During top-ranked Southern California’s round of 16 match against No. 16 Illinois Friday morning, an Illini fan opined loudly that the Trojans’ Steve Johnson “doesn’t want it.”
That outburst, said veteran USC coach Peter Smith, was exactly the wrong thing to say.
“Whoa. Not Steve Johnson,” Smith said. “Steve Johnson wants it about as much as anybody I’ve ever met.”
The top-ranked player in the country and the top competitor on the three-time defending national champions, Johnson possesses undeniable court skills, but he’s got a lot more going for him than his ability with a racket.
As evidenced by his play against Illinois, which fell to USC 4-0, the senior Trojan’s on-court savvy aided him in his efforts to wiggle out of jams in both doubles and singles.
In his doubles match with Roberto Quiroz against Roy Kalmanovich and Dennis Nevolo at No. 1, the very demonstrative Johnson made his case against a ball that was called out.
After the head referee got involved, the call basically evolved into a “do over,” which signaled the beginning of the end for Kalmanovich and Nevolo, which lost the clinching match for the doubles point.
In his singles match against Nevolo, Johnson twice claimed his opponent served before he was ready, which led to a long run of points from which Nevolo never recovered in a 6-4, 6-3 loss, which clinched the match for the Trojans.
“It was a little frustrating,” said Nevolo, who has been friends with Johnson for years but had never faced him in collegiate play. “I had a break in the first set and was holding on pretty strong and (Johnson) was pretty tense, which was exactly what I wanted. I had a game point to go up 5-3 and I lost that by missing a backhand by about a centimeter … And he played lights-out after that.”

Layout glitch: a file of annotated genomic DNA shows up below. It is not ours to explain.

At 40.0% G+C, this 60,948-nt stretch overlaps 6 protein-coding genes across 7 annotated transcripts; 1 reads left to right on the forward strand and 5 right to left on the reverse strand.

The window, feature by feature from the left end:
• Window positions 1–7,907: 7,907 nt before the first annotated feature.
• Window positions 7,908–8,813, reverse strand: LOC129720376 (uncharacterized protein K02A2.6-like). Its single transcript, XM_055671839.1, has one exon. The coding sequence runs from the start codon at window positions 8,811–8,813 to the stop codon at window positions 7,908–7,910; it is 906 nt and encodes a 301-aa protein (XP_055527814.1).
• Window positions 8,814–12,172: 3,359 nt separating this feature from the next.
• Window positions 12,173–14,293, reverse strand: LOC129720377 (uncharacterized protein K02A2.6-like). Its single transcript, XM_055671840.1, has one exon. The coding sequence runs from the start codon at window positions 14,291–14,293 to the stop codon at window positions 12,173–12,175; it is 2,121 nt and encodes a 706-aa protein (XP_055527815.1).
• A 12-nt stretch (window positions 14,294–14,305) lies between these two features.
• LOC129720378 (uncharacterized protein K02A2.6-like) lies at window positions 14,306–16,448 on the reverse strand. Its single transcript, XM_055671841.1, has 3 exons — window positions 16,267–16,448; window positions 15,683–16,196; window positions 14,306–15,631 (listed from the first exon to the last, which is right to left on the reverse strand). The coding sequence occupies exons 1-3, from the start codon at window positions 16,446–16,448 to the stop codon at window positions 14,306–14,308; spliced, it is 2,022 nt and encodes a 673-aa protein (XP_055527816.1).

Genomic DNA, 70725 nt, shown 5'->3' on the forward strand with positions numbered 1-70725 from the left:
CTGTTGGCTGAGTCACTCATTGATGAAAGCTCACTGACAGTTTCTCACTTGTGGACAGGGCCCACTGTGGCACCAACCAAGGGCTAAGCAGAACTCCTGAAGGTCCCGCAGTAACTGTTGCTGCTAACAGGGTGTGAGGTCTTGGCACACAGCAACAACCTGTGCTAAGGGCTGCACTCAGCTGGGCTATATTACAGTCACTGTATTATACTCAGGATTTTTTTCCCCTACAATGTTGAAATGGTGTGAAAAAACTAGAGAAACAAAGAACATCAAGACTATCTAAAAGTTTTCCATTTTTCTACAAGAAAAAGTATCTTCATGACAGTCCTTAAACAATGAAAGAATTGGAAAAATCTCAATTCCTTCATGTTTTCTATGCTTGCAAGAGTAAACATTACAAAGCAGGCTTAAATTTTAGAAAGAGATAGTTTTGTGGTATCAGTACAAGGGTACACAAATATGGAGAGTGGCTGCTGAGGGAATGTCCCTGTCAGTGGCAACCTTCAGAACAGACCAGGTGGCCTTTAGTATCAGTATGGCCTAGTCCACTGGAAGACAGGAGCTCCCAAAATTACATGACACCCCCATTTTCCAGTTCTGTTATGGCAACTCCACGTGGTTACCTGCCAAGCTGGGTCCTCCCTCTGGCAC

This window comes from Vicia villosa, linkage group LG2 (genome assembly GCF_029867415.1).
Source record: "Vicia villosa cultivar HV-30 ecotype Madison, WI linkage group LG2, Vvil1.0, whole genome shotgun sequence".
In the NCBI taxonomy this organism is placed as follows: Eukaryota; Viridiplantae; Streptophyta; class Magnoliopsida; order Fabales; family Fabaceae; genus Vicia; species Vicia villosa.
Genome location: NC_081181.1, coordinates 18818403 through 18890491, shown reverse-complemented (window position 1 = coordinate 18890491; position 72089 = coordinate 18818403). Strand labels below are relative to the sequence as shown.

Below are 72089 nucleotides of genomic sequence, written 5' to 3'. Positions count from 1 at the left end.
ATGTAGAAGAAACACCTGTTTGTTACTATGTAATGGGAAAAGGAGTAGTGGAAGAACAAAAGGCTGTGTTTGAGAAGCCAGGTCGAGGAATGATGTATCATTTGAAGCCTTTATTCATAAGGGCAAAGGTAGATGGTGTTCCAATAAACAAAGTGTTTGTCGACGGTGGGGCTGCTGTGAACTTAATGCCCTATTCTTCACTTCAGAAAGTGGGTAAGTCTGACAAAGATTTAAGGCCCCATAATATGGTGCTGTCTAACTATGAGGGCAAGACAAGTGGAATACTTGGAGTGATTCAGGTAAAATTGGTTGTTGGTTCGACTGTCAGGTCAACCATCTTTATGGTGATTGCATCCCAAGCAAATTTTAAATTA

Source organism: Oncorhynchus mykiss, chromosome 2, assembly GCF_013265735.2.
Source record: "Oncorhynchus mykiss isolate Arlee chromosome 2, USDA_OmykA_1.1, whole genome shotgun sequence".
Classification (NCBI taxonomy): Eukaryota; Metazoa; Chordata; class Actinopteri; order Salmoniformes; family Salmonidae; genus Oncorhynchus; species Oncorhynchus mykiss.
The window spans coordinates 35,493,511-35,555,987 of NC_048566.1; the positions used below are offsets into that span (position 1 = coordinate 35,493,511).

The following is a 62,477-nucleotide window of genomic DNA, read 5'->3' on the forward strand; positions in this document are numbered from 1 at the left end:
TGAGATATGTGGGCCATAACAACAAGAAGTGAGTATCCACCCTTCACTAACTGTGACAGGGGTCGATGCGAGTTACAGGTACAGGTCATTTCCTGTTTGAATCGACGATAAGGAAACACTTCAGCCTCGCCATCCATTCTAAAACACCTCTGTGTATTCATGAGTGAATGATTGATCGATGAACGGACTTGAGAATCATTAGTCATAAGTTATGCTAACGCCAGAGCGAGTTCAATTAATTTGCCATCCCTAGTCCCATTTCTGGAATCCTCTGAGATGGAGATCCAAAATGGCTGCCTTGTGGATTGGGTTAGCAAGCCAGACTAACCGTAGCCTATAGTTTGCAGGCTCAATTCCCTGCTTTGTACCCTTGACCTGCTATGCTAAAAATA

Illinois coach Brad Dancer said Johnson’s conduct during the doubles controversy had an effect on his coaching.
“I overreacted to that,” Dancer said. “The momentum was in our favor at that time and I made it too big of an emotional deal. There was a major shift there.”
Coupled with his dramatic slides across the court, the bouncing of his racket on the ground and the balls he angrily kicked into the net, and one might think Johnson would be the target of fans’ catcalls on the road.
“If they’re doing that, it’s a mistake,” Smith said. “It doesn’t happen too much. He is who he is for a reason. He’s a competitor, and a competitor wants a challenge. … If that’s what (fans) want to do, I’m all for it.”
The five-time All-American, who has 63 consecutive singles victories and has won 17 straight doubles matches playing with Quiroz, insists his style is designed to aid the Trojans’ younger players.
“I’ve been in this for the last three years and it’s nice to be able to take some of he pressure off the young guys,” he said. “Myself and the older guys know what it takes and we’ll help them get through it.”
Despite being the main target for the top team in the country, Johnson shrugs off having a target on his back.
“I don’t think we should feel too much pressure out there,” he said. “I think it’s the other teams that should feel the pressure because we’re very solid from top to bottom. I go out there with nothing to lose and just play my game.”
USC (30-1) will meet No. 8 Duke (28-2) at noon on Sunday in the quarterfinals. Duke advanced on Friday with a 4-0 victory over Baylor in the round of 16.